If you are still in a time zone that offers true summer weather, God bless, and just push the pause button on this post and save it for a rainy day in your area code.  Or you can make this as directed then let the soup come to room temperature and add a peanut sauce, for a cold noodle dish. Versatility is the name of this game and the items I purchase and keep stocked in my house better know that going in... Otherwise they are OUT.

Embarking on a food adventure to remove the chill from a rainy Monday put the something from nothing mantra to the test.  I started out knowing I wanted to make soup. That usually cures any of my belly aching about the cold. I knew for sure I had:

If you don't have these curly garlic scapes, garlic will do just fine.

If you don't have these curly garlic scapes, garlic will do just fine.

  • Onions & Shallot (ever in abundance in my house)

  • Garlic scapes** (bought them at the farmer's market because they are only in season for about 2 weeks)

  • Ginger (because I've been making ginger mint tea to heal myself from sinusitis)

  • Rice Noodles (another staple in my pantry)

Thinly slice the garlic scapes. I like the diagonal, as it gives more surface area when sautéing. Also, cut off the end of the garlic scape and toss out, as this part, much like that of an asparagus, can be tough.

Thinly slice the garlic scapes. I like the diagonal, as it gives more surface area when sautéing. Also, cut off the end of the garlic scape and toss out, as this part, much like that of an asparagus, can be tough.

I combined a tad of sesame oil and olive oil and salt to soften up the aromatics.

I combined a tad of sesame oil and olive oil and salt to soften up the aromatics.

After I diced up, chopped and sliced up the aromatics (onion, shallot, ginger slices and garlic scapes), they all went into a pot to sauté with some sesame and olive oil. Whilst that was happening, I soaked the rice noodles.  

Rice noodles are easy. Just soak in hot water for 5-10 minutes, then add to boiling water or soup.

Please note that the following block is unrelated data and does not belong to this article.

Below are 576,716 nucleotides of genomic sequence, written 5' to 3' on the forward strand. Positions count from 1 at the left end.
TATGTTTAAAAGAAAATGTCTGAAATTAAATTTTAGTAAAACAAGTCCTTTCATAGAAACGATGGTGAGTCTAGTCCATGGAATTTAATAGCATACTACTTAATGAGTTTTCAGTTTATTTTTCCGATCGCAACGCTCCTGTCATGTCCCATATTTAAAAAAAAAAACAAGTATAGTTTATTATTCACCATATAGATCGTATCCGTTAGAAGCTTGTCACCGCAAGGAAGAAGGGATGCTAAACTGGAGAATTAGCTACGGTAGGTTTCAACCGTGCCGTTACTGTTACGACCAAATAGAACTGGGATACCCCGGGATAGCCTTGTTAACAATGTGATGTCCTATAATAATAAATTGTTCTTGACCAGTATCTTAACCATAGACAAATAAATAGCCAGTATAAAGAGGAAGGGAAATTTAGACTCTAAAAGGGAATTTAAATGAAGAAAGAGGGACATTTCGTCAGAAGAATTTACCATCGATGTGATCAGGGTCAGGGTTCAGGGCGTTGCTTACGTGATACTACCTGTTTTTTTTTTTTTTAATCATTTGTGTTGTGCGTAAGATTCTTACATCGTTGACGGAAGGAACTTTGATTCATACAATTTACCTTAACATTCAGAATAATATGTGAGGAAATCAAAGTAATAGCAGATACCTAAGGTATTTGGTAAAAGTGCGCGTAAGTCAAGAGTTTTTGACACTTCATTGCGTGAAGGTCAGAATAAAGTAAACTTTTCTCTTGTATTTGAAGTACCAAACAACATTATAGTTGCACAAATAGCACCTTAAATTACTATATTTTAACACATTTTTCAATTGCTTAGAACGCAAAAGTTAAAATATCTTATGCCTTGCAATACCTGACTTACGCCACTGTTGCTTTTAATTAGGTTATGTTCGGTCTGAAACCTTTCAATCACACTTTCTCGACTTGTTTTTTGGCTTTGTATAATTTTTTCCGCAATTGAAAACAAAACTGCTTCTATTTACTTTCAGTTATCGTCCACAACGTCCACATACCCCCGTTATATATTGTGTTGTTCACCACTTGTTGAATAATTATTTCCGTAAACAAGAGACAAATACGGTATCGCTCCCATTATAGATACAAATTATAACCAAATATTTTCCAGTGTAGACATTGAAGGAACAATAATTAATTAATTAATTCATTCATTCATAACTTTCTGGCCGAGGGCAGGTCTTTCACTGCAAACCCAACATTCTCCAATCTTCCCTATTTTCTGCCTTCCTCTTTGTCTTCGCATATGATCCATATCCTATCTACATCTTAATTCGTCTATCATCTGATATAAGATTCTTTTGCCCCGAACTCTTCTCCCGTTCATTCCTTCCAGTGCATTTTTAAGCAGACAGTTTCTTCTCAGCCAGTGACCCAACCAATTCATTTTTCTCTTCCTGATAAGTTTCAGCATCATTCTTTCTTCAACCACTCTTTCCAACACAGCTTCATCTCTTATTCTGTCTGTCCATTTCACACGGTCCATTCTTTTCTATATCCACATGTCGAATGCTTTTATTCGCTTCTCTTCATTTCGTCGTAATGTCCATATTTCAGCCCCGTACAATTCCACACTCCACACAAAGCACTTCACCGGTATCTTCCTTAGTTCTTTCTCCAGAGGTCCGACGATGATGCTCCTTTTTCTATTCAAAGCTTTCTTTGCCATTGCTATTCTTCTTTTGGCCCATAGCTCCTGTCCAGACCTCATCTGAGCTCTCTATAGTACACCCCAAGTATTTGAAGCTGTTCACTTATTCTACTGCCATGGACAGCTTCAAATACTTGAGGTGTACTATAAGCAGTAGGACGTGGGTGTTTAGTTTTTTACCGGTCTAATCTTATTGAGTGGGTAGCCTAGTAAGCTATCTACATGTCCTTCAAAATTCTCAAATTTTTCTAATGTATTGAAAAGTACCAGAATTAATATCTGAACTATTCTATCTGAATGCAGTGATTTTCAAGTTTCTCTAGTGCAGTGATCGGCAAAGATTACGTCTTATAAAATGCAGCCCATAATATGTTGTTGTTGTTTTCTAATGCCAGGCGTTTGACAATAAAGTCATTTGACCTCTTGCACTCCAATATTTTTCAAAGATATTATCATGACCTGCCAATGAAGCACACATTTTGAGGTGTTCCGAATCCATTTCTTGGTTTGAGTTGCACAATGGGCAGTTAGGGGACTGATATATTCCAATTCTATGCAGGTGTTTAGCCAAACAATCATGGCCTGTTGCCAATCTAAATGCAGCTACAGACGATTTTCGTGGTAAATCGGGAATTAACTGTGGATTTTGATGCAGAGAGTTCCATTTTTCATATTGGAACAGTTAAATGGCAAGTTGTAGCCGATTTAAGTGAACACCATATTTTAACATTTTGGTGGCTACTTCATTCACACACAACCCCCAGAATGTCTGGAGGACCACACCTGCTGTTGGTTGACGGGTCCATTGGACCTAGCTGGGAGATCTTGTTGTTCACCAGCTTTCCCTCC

Rice noodles are easy. Just soak in hot water for 5-10 minutes, then add to boiling water or soup.

As with any something from nothing escapade, I continue to think and build on an idea as I go. So while those were doing their thing, I starting rummaging through my fridge. Next set of items found and destined to be added:

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  • Jalapeño pepper

  • Scallions

  • Curly Kale

After all those went into the pot with some water, salt and tumeric, I tasted it and felt it needed a bit more flavor.  I decided to grate some of the items already present in the pot.  (Cilantro would be a great addition but I was happy with just the kale.)

Grating can really intensify the flavor, so garlic scapes, ginger and even the onion got the rasping treatment.   Flavor essence enhanced and into the soup.  Then in went the noodles and just like that I had Asian Style Noodle soup.  

As I mentioned, you can certainly enjoy this one hot, as I did.  Any protein could be added to this. Think grilled shrimp, or chicken or steak even.  But if it's not cold where you are and these flavors are calling out your name, add some peanut sauce and enjoy a cold noodle dish.  This hot, steamy pot did more than just shoo the chills away, it soothed my soul.

Something from nothing is just that darn easy.  

**Garlic scapes you ask?  I am drawn to produce that looks different from the usual fair.  So it should come as no shocker that I would grab these curly, wiry thangs.   Garlic scapes are the actual flower bud of the garlic plant.  They are only in season a short while in late June when the bud is removed to encourage the bulbs to thicken up.  Scapes taste just like garlic, but I feel they are a bit milder.